DJ Koze is a producer and DJ revered by many for his genre-spanning approach to his music and his DJ sets, and his latest album, Knock Knock, is no different. It is a fearless record that trips between hip hop, soul, disco, folk and house without ever losing its composure. The album opens with the stirring strings and glittering woodwind notes of “Club der Ewigkeiten”, the classical instruments set-off by Koze’s subtle electronic soundbites that are sprinkled within the gaps. The first of many guests to step into the world of Knock Knock is Justin Vernon of Bon Iver. Although not a direct collaboration, Koze samples Vernon’s voice from “Calgary”, using Vernon’s wistful vocal to add an air of romance to the early-morning groove of “Bonfire”.

The beauty of Koze’s productions lies within their versatility. Their unescapable playfulness and soul makes them perfect for any situation; whether that is in your living room or a dark corner of a nightclub.

“I always aim for a kind of timelessness, and in my subjective perception timelessness means avoiding things and sounds. This is a much more difficult task than vice versa.”

“Colors Of Autumn” seems as if it has been given the wrong title; the infectious spring step steeped within its rhythm is buoyed by the jangling guitar chords, reminiscent of the blooming of the year’s first flowers rather than the falling of summer’s last leaves. “Music On My Teeth” sees José González let loose over a vintage guitar track, his voice floating over a distant instrumental, as if the chords have been unearthed from a dusty, forgotten vinyl record from the back of Koze’s crates.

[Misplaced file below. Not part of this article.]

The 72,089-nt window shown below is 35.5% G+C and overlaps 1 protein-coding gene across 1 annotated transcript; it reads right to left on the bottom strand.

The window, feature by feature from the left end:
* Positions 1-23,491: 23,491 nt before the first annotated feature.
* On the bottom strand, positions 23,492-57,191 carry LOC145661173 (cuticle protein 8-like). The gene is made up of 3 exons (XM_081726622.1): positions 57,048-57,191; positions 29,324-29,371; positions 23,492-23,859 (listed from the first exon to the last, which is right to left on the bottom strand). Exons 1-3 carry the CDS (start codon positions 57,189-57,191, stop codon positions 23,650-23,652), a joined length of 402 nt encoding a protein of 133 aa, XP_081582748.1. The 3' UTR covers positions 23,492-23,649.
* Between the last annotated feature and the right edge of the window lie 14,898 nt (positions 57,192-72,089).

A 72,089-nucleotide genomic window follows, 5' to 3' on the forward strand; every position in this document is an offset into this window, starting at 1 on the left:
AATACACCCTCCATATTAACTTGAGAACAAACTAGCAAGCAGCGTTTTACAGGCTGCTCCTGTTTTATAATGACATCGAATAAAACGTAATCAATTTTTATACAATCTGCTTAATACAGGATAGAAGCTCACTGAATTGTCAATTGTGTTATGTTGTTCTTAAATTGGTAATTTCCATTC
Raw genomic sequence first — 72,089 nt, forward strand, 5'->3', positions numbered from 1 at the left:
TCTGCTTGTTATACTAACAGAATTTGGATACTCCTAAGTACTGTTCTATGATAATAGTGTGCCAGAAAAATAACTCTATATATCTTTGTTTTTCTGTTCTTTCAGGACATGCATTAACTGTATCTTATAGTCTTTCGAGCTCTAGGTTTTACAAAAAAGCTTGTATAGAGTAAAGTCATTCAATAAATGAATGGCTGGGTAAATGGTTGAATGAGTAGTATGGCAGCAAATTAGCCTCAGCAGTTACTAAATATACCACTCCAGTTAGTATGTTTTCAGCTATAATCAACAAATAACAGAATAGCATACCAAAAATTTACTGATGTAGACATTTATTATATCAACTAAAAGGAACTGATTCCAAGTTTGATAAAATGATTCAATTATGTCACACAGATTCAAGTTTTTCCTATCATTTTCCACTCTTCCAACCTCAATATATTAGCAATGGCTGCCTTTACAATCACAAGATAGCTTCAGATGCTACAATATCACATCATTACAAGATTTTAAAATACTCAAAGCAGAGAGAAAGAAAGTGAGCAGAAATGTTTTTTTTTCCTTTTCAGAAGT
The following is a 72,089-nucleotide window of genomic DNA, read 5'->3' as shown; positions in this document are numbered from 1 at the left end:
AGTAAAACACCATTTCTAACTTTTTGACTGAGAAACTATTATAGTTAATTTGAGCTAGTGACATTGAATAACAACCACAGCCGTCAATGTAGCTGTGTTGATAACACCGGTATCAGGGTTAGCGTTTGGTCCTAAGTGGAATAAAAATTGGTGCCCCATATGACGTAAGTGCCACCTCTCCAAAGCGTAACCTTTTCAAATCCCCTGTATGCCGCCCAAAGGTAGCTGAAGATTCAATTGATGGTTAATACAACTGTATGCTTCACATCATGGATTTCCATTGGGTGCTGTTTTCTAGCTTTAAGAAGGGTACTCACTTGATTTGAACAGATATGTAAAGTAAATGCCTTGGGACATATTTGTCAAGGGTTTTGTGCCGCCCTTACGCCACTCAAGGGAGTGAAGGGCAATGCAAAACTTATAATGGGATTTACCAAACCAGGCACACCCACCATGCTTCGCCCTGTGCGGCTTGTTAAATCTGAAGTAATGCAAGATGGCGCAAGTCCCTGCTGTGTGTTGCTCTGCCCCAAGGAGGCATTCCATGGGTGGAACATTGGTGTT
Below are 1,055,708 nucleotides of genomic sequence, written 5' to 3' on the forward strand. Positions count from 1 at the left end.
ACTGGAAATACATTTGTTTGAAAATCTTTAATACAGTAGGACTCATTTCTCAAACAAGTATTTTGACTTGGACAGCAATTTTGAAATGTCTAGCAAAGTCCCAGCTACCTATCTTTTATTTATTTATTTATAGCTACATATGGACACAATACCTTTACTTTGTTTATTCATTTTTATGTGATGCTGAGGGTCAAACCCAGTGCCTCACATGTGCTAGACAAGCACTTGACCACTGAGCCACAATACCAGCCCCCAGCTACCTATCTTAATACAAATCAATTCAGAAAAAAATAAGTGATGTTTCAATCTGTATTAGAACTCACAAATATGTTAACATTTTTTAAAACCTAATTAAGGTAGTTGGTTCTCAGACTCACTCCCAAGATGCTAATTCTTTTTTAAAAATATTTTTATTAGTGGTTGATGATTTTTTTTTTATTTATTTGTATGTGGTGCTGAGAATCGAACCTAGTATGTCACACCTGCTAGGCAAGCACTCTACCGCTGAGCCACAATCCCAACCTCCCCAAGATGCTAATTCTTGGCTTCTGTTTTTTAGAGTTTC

The unmistakable voice of Róisín Murphy appears twice on Knock Knock, her striking vocal-nuance slotting perfectly in with the teasing disco sound of the album. The record’s feel-good hit comes in the form of “Pick Up”, a sun-bathed slow-burner that harks back to the days of “One More Time” and “The Music Sounds Better With You”. From here on in, the electronic influence begins to become stronger, trying to take back control from the psychedelic palette of instruments previously found on the album – the organic roots and machine built grooves constantly battling for supremacy over each other throughout the record.

DJ Koze’s love of experimentation never ceases, right up until the last note rings out on “Drone Me Up, Flashy”. It’s this passion for the peculiar that makes this album so bewitching; forcing the listener to return again and again to pick apart its various shades and subtleties. Koze’s superb imagination makes him able to mesh genres and styles that in the normal world shouldn’t work, but this is Koze’s world and we are just living in it – for now at least.